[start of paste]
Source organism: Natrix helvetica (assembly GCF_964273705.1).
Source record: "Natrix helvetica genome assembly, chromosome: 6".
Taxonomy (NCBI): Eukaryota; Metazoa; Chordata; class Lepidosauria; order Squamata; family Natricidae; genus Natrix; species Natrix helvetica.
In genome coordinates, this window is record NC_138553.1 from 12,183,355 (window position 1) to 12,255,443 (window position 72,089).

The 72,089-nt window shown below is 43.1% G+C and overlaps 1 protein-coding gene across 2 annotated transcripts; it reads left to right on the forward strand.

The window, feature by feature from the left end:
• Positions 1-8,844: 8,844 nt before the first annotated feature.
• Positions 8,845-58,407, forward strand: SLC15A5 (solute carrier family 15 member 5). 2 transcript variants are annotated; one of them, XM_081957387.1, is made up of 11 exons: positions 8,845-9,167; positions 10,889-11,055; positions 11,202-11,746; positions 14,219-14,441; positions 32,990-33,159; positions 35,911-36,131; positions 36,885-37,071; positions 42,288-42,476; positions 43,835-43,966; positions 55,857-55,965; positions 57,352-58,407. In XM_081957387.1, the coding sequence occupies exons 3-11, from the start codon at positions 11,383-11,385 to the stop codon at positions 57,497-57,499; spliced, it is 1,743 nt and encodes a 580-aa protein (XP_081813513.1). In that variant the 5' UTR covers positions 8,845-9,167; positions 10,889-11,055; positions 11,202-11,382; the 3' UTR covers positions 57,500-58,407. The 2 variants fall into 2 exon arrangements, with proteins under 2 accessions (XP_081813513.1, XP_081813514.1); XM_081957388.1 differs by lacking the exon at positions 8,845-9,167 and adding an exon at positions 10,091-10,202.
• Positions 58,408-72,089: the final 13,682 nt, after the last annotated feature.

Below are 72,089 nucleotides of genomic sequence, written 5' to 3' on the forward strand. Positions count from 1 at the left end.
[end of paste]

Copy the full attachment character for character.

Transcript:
Source organism: Natrix helvetica (assembly GCF_964273705.1).
Source record: "Natrix helvetica genome assembly, chromosome: 6".
Taxonomy (NCBI): Eukaryota; Metazoa; Chordata; class Lepidosauria; order Squamata; family Natricidae; genus Natrix; species Natrix helvetica.
In genome coordinates, this window is record NC_138553.1 from 12,183,355 (window position 1) to 12,255,443 (window position 72,089).

The 72,089-nt window shown below is 43.1% G+C and overlaps 1 protein-coding gene across 2 annotated transcripts; it reads left to right on the forward strand.

The window, feature by feature from the left end:
• Positions 1-8,844: 8,844 nt before the first annotated feature.
• Positions 8,845-58,407, forward strand: SLC15A5 (solute carrier family 15 member 5). 2 transcript variants are annotated; one of them, XM_081957387.1, is made up of 11 exons: positions 8,845-9,167; positions 10,889-11,055; positions 11,202-11,746; positions 14,219-14,441; positions 32,990-33,159; positions 35,911-36,131; positions 36,885-37,071; positions 42,288-42,476; positions 43,835-43,966; positions 55,857-55,965; positions 57,352-58,407. In XM_081957387.1, the coding sequence occupies exons 3-11, from the start codon at positions 11,383-11,385 to the stop codon at positions 57,497-57,499; spliced, it is 1,743 nt and encodes a 580-aa protein (XP_081813513.1). In that variant the 5' UTR covers positions 8,845-9,167; positions 10,889-11,055; positions 11,202-11,382; the 3' UTR covers positions 57,500-58,407. The 2 variants fall into 2 exon arrangements, with proteins under 2 accessions (XP_081813513.1, XP_081813514.1); XM_081957388.1 differs by lacking the exon at positions 8,845-9,167 and adding an exon at positions 10,091-10,202.
• Positions 58,408-72,089: the final 13,682 nt, after the last annotated feature.

Below are 72,089 nucleotides of genomic sequence, written 5' to 3' on the forward strand. Positions count from 1 at the left end.